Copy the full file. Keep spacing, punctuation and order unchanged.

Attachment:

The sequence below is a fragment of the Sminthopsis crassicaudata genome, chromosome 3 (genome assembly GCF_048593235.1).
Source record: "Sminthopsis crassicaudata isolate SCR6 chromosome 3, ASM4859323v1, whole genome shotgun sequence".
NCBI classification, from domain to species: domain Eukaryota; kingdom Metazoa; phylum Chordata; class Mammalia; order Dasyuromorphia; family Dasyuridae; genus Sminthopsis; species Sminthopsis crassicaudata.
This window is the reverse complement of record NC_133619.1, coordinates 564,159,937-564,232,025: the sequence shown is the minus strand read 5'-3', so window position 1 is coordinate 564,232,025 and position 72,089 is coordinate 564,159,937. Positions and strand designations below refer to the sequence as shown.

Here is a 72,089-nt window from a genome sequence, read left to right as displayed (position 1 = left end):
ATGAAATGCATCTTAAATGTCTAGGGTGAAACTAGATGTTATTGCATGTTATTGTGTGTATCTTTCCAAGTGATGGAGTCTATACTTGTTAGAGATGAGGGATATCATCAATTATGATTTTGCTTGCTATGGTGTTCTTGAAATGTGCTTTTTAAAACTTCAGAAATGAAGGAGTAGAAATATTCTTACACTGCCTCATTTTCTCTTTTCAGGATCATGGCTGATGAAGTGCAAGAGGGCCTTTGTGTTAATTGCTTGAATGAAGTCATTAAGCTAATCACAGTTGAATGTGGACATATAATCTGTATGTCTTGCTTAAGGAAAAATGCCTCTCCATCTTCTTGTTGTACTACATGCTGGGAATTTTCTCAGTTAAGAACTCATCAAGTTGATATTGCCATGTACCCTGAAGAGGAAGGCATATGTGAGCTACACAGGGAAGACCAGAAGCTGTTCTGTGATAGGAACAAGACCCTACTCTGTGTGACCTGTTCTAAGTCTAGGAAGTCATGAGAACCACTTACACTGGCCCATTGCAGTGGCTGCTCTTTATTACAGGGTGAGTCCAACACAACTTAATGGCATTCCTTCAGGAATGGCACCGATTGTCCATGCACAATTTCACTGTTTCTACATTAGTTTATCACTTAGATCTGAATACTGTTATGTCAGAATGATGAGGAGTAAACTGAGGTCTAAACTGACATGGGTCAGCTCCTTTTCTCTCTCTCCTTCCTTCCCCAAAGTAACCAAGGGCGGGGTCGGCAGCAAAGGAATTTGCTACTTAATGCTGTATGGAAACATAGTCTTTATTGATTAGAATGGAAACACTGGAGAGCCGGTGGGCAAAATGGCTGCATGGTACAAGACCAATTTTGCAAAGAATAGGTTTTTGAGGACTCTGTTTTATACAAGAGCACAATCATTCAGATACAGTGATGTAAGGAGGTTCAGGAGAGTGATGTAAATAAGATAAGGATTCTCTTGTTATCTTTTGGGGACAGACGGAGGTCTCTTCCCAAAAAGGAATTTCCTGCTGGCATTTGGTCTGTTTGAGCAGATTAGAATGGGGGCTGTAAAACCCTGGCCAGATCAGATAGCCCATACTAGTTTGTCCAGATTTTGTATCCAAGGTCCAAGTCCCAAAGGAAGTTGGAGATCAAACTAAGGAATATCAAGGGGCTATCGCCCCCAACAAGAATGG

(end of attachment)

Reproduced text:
The sequence below is a fragment of the Sminthopsis crassicaudata genome, chromosome 3 (genome assembly GCF_048593235.1).
Source record: "Sminthopsis crassicaudata isolate SCR6 chromosome 3, ASM4859323v1, whole genome shotgun sequence".
NCBI classification, from domain to species: domain Eukaryota; kingdom Metazoa; phylum Chordata; class Mammalia; order Dasyuromorphia; family Dasyuridae; genus Sminthopsis; species Sminthopsis crassicaudata.
This window is the reverse complement of record NC_133619.1, coordinates 564,159,937-564,232,025: the sequence shown is the minus strand read 5'-3', so window position 1 is coordinate 564,232,025 and position 72,089 is coordinate 564,159,937. Positions and strand designations below refer to the sequence as shown.

Here is a 72,089-nt window from a genome sequence, read left to right as displayed (position 1 = left end):
ATGAAATGCATCTTAAATGTCTAGGGTGAAACTAGATGTTATTGCATGTTATTGTGTGTATCTTTCCAAGTGATGGAGTCTATACTTGTTAGAGATGAGGGATATCATCAATTATGATTTTGCTTGCTATGGTGTTCTTGAAATGTGCTTTTTAAAACTTCAGAAATGAAGGAGTAGAAATATTCTTACACTGCCTCATTTTCTCTTTTCAGGATCATGGCTGATGAAGTGCAAGAGGGCCTTTGTGTTAATTGCTTGAATGAAGTCATTAAGCTAATCACAGTTGAATGTGGACATATAATCTGTATGTCTTGCTTAAGGAAAAATGCCTCTCCATCTTCTTGTTGTACTACATGCTGGGAATTTTCTCAGTTAAGAACTCATCAAGTTGATATTGCCATGTACCCTGAAGAGGAAGGCATATGTGAGCTACACAGGGAAGACCAGAAGCTGTTCTGTGATAGGAACAAGACCCTACTCTGTGTGACCTGTTCTAAGTCTAGGAAGTCATGAGAACCACTTACACTGGCCCATTGCAGTGGCTGCTCTTTATTACAGGGTGAGTCCAACACAACTTAATGGCATTCCTTCAGGAATGGCACCGATTGTCCATGCACAATTTCACTGTTTCTACATTAGTTTATCACTTAGATCTGAATACTGTTATGTCAGAATGATGAGGAGTAAACTGAGGTCTAAACTGACATGGGTCAGCTCCTTTTCTCTCTCTCCTTCCTTCCCCAAAGTAACCAAGGGCGGGGTCGGCAGCAAAGGAATTTGCTACTTAATGCTGTATGGAAACATAGTCTTTATTGATTAGAATGGAAACACTGGAGAGCCGGTGGGCAAAATGGCTGCATGGTACAAGACCAATTTTGCAAAGAATAGGTTTTTGAGGACTCTGTTTTATACAAGAGCACAATCATTCAGATACAGTGATGTAAGGAGGTTCAGGAGAGTGATGTAAATAAGATAAGGATTCTCTTGTTATCTTTTGGGGACAGACGGAGGTCTCTTCCCAAAAAGGAATTTCCTGCTGGCATTTGGTCTGTTTGAGCAGATTAGAATGGGGGCTGTAAAACCCTGGCCAGATCAGATAGCCCATACTAGTTTGTCCAGATTTTGTATCCAAGGTCCAAGTCCCAAAGGAAGTTGGAGATCAAACTAAGGAATATCAAGGGGCTATCGCCCCCAACAAGAATGG